Consider this: It is Remembrance Day. In the country town I am in the clock strikes 11am. From the local RSL I hear the bugle sound. It reminds me of the sacrifices made during WWI and the price paid for our present lifestyle.
The next noise I hear is the distant loud speaker of the local shopping mall proclaiming the good news of “25% off everything in store.” The contrast between sacrifice and consumerism was deafening in my mind. On the one hand, the sacrifices saw the death of 16 million people and promised to be a war to end all wars (a phrase first coined by H. G. Wells). On the other hand, consumerism’s battle is for the dollar. It marches victorious over our hearts. It shapes our hopes and dreams for the future.
Over the past 100 years have we moved from a period of sacrifice to hedonism? Does the call of 25% off resound louder today than the bugle reminding us of a by-gone concept? Part of me thinks that our hearts have not changed but the times around us have. The battle for the core of our being has always been fierce.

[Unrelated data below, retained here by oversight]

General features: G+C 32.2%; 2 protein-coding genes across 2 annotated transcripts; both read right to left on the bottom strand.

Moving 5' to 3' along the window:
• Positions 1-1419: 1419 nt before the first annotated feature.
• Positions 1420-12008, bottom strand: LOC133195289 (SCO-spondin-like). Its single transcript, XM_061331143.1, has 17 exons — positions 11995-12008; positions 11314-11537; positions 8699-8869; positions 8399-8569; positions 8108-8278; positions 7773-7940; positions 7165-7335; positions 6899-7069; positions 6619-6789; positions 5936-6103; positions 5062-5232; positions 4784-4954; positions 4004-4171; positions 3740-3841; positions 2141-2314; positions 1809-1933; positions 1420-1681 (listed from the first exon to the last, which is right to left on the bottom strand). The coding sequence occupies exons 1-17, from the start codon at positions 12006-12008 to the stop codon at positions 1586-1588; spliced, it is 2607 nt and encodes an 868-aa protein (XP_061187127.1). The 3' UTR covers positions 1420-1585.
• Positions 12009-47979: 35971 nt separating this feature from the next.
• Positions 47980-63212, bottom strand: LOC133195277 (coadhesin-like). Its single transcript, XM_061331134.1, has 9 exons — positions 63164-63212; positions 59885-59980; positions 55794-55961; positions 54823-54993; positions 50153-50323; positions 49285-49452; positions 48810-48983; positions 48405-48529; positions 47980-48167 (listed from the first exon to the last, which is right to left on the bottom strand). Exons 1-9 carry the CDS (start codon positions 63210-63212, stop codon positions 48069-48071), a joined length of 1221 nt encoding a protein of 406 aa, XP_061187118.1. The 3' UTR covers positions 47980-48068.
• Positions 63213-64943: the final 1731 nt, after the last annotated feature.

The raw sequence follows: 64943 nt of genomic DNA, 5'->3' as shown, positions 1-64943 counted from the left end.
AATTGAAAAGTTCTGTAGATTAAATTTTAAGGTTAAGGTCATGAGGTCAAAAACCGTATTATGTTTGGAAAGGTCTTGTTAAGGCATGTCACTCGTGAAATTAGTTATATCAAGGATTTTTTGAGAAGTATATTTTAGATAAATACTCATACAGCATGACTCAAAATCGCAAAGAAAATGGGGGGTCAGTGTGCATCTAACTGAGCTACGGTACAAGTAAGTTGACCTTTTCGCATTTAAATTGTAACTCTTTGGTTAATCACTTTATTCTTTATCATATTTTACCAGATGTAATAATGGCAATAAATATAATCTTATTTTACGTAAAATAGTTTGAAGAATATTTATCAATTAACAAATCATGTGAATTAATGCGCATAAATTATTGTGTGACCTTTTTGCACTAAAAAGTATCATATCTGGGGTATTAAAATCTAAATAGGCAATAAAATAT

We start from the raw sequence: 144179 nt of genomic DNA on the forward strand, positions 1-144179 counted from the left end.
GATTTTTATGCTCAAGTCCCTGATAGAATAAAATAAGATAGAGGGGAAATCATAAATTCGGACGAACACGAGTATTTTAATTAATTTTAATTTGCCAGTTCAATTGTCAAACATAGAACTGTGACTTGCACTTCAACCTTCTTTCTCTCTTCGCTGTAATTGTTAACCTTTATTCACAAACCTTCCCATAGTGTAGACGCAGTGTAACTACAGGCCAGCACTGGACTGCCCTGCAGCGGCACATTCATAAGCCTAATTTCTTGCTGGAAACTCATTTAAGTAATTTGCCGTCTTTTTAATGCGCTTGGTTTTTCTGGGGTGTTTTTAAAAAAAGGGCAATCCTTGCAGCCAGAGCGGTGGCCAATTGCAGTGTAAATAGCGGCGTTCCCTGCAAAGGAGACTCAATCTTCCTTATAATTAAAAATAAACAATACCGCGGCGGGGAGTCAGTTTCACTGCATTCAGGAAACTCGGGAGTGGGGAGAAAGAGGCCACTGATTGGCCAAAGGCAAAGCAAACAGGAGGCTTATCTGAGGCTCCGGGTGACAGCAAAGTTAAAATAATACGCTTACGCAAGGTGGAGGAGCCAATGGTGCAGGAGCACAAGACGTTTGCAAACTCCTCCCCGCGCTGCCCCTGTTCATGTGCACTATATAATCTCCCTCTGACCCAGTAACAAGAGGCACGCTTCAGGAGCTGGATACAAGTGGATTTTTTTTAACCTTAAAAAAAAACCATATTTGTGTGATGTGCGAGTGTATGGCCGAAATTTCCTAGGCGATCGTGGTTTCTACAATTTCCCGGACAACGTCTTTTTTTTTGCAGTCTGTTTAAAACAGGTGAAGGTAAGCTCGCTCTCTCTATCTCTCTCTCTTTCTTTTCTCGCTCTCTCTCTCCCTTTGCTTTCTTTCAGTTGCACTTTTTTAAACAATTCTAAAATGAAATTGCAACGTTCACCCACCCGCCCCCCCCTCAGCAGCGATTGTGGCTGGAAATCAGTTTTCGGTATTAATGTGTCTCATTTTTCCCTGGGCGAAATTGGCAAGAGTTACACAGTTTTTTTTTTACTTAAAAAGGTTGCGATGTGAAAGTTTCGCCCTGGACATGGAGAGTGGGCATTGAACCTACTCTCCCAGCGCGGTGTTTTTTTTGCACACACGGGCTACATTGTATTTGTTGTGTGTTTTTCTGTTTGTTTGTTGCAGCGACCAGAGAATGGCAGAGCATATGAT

The fog of war
Among the fog of this battle, I am searching to see Jesus’ message. Here is an attempt: The war to end all wars neglects the fact that the problem is not war or consumerism but the human heart. We do not need a war to end other wars or a 25% off sale to bring us peace. We need a heart change.
That is what Jesus has and will achieve. His death on the cross ends the battle we wage against God forever. He is the completion of the concept of peace: a Peace to end all peaces. He has secured a peace far beyond any fickle Armistice agreement. A 25% stocktake sale is no comparison. He truly can proclaim a victory of “The war to end all wars.”
Jeremy Dover is a former sports scientist and Pastor
Jeremy Dover's previous articles may be viewed at https://www.pressserviceinternational.org/jeremy-dover1.html